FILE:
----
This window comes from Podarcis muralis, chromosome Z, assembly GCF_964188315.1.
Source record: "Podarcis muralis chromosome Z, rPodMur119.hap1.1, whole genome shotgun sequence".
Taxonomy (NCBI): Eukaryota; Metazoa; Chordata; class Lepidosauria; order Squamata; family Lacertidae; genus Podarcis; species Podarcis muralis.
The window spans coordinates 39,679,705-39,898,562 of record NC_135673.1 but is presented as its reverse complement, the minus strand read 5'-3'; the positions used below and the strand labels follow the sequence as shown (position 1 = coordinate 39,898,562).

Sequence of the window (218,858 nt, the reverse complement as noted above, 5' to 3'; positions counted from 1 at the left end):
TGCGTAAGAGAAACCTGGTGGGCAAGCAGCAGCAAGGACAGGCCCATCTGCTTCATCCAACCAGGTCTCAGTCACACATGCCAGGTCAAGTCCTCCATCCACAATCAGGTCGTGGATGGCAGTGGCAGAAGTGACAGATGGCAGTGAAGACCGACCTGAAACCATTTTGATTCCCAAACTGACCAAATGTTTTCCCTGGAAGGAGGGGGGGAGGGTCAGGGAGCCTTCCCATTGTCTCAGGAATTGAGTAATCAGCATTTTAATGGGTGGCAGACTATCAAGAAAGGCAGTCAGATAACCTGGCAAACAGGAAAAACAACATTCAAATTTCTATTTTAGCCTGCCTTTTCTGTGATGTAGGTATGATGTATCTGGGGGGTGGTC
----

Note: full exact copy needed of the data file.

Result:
This window comes from Podarcis muralis, chromosome Z, assembly GCF_964188315.1.
Source record: "Podarcis muralis chromosome Z, rPodMur119.hap1.1, whole genome shotgun sequence".
Taxonomy (NCBI): Eukaryota; Metazoa; Chordata; class Lepidosauria; order Squamata; family Lacertidae; genus Podarcis; species Podarcis muralis.
The window spans coordinates 39,679,705-39,898,562 of record NC_135673.1 but is presented as its reverse complement, the minus strand read 5'-3'; the positions used below and the strand labels follow the sequence as shown (position 1 = coordinate 39,898,562).

Sequence of the window (218,858 nt, the reverse complement as noted above, 5' to 3'; positions counted from 1 at the left end):
TGCGTAAGAGAAACCTGGTGGGCAAGCAGCAGCAAGGACAGGCCCATCTGCTTCATCCAACCAGGTCTCAGTCACACATGCCAGGTCAAGTCCTCCATCCACAATCAGGTCGTGGATGGCAGTGGCAGAAGTGACAGATGGCAGTGAAGACCGACCTGAAACCATTTTGATTCCCAAACTGACCAAATGTTTTCCCTGGAAGGAGGGGGGGAGGGTCAGGGAGCCTTCCCATTGTCTCAGGAATTGAGTAATCAGCATTTTAATGGGTGGCAGACTATCAAGAAAGGCAGTCAGATAACCTGGCAAACAGGAAAAACAACATTCAAATTTCTATTTTAGCCTGCCTTTTCTGTGATGTAGGTATGATGTATCTGGGGGGTGGTC